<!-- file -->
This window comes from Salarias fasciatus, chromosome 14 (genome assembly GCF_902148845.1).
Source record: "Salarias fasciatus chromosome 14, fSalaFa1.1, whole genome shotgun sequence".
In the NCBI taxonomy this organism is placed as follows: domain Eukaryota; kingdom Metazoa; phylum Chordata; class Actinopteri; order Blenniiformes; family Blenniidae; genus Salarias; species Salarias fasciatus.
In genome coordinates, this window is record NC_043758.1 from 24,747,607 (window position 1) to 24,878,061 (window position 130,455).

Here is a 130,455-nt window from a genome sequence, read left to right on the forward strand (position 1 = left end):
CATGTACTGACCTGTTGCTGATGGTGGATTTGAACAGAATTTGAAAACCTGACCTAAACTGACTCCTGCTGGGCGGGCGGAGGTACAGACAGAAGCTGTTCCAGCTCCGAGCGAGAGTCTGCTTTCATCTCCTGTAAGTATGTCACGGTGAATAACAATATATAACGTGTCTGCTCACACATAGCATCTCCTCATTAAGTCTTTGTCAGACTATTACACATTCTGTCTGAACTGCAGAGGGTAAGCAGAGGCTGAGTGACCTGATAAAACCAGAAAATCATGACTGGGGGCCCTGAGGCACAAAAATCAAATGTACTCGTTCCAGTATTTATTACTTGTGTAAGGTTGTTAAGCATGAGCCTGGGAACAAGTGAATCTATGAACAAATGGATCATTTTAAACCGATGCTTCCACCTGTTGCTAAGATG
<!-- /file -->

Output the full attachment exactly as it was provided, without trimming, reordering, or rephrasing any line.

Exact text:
This window comes from Salarias fasciatus, chromosome 14 (genome assembly GCF_902148845.1).
Source record: "Salarias fasciatus chromosome 14, fSalaFa1.1, whole genome shotgun sequence".
In the NCBI taxonomy this organism is placed as follows: domain Eukaryota; kingdom Metazoa; phylum Chordata; class Actinopteri; order Blenniiformes; family Blenniidae; genus Salarias; species Salarias fasciatus.
In genome coordinates, this window is record NC_043758.1 from 24,747,607 (window position 1) to 24,878,061 (window position 130,455).

Here is a 130,455-nt window from a genome sequence, read left to right on the forward strand (position 1 = left end):
CATGTACTGACCTGTTGCTGATGGTGGATTTGAACAGAATTTGAAAACCTGACCTAAACTGACTCCTGCTGGGCGGGCGGAGGTACAGACAGAAGCTGTTCCAGCTCCGAGCGAGAGTCTGCTTTCATCTCCTGTAAGTATGTCACGGTGAATAACAATATATAACGTGTCTGCTCACACATAGCATCTCCTCATTAAGTCTTTGTCAGACTATTACACATTCTGTCTGAACTGCAGAGGGTAAGCAGAGGCTGAGTGACCTGATAAAACCAGAAAATCATGACTGGGGGCCCTGAGGCACAAAAATCAAATGTACTCGTTCCAGTATTTATTACTTGTGTAAGGTTGTTAAGCATGAGCCTGGGAACAAGTGAATCTATGAACAAATGGATCATTTTAAACCGATGCTTCCACCTGTTGCTAAGATG